A recent two-year survey of Texas judges shows that runaway juries and frivolous lawsuits are mostly fictional events and that tort reform legislation isn’t necessary. To evaluate the nation’s need for tort reform, Baylor Law School researchers surveyed a broad sample of trial judges, whose unique position allows them to view the same evidence as jurors, yet remain non-partisan regarding trial outcomes. Impartial observation of numerous trials over time also guards against the possibility that a judge would adopt broad generalizations based on individual, isolated verdicts.
All 389 judges on the bench in Texas at survey time received detailed questionnaires, and 78% participated. Their responses demonstrate that tort reform advocates, at least in Texas, have made many unfounded claims regarding the need to cap jury awards with legislation. Eighty-three percent of responding judges reported that in the last 2 years, they hadn’t seen a single “runaway” jury verdict. In fact, 58% believed that juries awarded damage amounts that were inappropriately low at least at times. Forty-four percent said that they hadn’t presided over a single frivolous case in four or more years, and 86% said no additional legislation was needed to properly address those cases (Texas, like many other states, already has Rules of Civil Procedure that allow sanctions to be imposed for bringing frivolous suits).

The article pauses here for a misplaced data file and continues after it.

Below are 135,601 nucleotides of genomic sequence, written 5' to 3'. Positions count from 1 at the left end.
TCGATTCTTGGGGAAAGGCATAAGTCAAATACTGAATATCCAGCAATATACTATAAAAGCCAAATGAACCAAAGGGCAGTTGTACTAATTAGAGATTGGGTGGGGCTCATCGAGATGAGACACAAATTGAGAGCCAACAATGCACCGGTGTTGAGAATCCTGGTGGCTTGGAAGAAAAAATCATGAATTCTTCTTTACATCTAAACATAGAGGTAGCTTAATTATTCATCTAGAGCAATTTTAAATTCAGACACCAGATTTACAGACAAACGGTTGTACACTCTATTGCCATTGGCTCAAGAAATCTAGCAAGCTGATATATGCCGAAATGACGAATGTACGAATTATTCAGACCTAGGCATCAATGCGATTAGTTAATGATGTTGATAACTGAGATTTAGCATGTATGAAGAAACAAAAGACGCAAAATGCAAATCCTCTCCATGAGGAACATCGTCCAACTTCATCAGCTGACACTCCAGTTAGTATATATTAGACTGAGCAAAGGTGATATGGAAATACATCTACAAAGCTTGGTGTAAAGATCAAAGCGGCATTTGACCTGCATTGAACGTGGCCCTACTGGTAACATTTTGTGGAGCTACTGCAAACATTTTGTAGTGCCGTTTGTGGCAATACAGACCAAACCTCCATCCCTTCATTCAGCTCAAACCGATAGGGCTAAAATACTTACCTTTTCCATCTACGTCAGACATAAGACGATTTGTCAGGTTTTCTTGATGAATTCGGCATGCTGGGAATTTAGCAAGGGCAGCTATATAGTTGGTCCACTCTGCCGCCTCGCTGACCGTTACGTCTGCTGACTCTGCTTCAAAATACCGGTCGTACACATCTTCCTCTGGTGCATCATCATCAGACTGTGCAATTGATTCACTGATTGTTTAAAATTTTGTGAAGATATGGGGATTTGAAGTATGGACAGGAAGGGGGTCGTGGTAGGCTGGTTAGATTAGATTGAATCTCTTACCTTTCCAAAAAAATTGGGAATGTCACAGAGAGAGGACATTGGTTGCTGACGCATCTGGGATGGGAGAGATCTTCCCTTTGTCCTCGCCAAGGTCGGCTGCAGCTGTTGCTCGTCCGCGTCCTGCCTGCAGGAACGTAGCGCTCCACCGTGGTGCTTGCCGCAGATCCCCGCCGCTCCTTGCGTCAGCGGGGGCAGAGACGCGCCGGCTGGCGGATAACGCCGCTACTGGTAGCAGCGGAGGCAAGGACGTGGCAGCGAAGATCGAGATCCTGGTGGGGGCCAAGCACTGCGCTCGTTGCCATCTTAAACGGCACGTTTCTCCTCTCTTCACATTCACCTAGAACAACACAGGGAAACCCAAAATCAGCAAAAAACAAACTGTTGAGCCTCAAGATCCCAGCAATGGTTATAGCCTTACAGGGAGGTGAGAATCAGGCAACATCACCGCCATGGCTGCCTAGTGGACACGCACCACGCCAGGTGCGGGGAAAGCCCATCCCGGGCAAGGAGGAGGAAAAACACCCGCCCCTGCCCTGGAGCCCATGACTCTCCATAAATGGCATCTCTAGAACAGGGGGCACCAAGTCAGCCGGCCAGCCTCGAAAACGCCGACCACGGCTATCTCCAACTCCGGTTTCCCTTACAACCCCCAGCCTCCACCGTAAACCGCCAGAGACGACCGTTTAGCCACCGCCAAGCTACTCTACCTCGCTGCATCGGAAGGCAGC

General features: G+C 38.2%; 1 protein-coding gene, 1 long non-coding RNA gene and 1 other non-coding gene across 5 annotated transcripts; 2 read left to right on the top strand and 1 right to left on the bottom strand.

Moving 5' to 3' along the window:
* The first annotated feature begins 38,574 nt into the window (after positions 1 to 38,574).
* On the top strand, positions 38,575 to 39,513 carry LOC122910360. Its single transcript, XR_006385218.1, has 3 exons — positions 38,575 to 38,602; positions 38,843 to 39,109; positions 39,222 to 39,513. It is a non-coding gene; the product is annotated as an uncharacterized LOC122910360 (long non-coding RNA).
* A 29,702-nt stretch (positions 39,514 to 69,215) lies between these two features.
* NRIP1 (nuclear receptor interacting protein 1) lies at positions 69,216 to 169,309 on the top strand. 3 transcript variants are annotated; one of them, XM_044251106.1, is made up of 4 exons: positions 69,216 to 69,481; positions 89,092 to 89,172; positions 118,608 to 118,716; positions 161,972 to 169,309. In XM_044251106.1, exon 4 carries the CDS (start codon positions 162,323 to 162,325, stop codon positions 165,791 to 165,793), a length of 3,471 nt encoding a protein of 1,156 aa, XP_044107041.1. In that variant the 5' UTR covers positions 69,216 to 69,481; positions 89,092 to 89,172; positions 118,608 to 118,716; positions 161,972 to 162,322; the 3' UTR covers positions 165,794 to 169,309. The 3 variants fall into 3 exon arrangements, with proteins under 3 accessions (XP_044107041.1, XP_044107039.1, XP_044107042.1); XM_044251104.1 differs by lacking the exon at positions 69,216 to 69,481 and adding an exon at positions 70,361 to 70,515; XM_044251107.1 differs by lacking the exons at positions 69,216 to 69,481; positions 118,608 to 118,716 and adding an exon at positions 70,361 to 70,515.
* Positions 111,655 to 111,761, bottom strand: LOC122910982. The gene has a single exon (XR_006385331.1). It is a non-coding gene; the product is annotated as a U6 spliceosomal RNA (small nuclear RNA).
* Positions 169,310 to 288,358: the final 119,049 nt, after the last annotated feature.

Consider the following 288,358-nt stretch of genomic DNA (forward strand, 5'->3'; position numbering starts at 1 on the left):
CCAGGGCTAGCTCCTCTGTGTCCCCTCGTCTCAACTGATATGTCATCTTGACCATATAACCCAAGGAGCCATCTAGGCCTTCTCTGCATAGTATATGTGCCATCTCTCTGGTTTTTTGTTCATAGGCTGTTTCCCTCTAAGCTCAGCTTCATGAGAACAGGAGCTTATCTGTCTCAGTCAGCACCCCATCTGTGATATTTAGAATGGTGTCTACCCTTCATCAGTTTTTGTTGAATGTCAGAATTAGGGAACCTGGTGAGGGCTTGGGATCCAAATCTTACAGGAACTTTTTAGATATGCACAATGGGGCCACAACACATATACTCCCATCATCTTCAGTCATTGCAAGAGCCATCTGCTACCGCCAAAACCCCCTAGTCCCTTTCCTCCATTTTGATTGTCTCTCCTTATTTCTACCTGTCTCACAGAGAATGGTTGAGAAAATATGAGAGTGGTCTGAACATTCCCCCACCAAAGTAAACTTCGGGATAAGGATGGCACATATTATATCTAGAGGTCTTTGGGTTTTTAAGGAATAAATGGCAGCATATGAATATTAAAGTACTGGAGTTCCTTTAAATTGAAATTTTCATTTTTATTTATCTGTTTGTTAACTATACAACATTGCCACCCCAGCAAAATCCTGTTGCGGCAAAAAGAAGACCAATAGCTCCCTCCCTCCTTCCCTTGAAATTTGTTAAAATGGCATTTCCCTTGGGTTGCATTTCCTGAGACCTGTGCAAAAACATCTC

The report also addresses the impact of many popular tort reform anecdotes that are alternately misleading or fabricated. It is published in the Spring 2007 issue of Baylor Law Review.
Previously on the D.C. Metro Area Medical Malpractice Law Blog, we have posted tort reform articles related to:
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